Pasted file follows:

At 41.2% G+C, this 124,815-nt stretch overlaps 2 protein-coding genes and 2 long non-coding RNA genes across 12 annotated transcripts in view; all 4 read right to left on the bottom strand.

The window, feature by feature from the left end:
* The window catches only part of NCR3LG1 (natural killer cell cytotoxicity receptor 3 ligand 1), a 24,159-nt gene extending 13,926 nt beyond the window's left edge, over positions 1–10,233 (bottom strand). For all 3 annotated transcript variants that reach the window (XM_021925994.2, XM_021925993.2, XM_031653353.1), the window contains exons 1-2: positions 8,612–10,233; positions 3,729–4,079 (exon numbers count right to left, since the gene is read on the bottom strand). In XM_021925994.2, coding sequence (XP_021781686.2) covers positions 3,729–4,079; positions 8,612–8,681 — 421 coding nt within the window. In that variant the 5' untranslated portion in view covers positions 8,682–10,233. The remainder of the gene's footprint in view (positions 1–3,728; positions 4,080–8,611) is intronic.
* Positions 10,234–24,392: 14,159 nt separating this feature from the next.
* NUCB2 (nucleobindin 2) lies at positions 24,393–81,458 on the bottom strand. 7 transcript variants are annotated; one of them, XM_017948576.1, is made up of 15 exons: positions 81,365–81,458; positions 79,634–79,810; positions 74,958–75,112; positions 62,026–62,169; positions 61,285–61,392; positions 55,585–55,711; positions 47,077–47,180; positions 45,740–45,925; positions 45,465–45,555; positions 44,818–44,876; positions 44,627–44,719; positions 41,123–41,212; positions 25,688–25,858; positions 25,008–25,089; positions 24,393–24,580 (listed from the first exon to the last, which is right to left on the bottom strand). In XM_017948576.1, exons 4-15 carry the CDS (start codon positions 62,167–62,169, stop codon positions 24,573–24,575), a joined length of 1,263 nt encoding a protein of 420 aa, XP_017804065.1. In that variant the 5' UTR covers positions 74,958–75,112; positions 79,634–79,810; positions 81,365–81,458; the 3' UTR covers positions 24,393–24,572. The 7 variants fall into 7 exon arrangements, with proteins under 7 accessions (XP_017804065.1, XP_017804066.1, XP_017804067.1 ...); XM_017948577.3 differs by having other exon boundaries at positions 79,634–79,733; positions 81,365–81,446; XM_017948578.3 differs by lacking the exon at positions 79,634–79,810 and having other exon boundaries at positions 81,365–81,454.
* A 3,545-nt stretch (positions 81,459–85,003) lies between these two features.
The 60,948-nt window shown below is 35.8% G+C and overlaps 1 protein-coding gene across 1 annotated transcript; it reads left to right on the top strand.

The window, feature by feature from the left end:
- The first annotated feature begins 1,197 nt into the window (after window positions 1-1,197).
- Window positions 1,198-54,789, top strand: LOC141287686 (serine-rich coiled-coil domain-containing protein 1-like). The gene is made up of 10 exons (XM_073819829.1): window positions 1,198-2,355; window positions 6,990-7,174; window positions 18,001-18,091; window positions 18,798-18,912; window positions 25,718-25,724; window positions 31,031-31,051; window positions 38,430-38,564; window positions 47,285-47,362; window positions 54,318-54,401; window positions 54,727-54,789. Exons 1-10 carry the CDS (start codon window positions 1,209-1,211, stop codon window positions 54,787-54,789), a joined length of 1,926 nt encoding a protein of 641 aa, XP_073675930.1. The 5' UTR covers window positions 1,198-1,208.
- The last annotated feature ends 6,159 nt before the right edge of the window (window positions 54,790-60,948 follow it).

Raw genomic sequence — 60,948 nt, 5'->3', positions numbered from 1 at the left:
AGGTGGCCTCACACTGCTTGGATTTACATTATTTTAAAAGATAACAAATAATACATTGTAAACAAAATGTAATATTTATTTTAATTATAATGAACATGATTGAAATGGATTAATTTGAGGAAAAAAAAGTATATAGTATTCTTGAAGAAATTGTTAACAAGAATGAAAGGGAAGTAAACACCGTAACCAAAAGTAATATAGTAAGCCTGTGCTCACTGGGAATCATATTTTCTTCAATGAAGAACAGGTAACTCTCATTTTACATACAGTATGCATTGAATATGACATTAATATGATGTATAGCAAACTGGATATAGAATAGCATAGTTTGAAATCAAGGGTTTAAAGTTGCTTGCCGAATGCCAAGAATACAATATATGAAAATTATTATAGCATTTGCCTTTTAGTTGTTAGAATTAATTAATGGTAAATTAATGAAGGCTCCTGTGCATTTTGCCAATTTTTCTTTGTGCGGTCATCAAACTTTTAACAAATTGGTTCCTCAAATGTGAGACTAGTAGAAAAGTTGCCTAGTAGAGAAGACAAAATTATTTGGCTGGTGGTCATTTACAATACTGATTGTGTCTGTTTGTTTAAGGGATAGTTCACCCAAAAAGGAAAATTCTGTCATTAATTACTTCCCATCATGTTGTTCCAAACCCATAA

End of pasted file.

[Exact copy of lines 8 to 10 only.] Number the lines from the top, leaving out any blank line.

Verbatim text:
The window, feature by feature from the left end:
- The first annotated feature begins 1,197 nt into the window (after window positions 1-1,197).
- Window positions 1,198-54,789, top strand: LOC141287686 (serine-rich coiled-coil domain-containing protein 1-like). The gene is made up of 10 exons (XM_073819829.1): window positions 1,198-2,355; window positions 6,990-7,174; window positions 18,001-18,091; window positions 18,798-18,912; window positions 25,718-25,724; window positions 31,031-31,051; window positions 38,430-38,564; window positions 47,285-47,362; window positions 54,318-54,401; window positions 54,727-54,789. Exons 1-10 carry the CDS (start codon window positions 1,209-1,211, stop codon window positions 54,787-54,789), a joined length of 1,926 nt encoding a protein of 641 aa, XP_073675930.1. The 5' UTR covers window positions 1,198-1,208.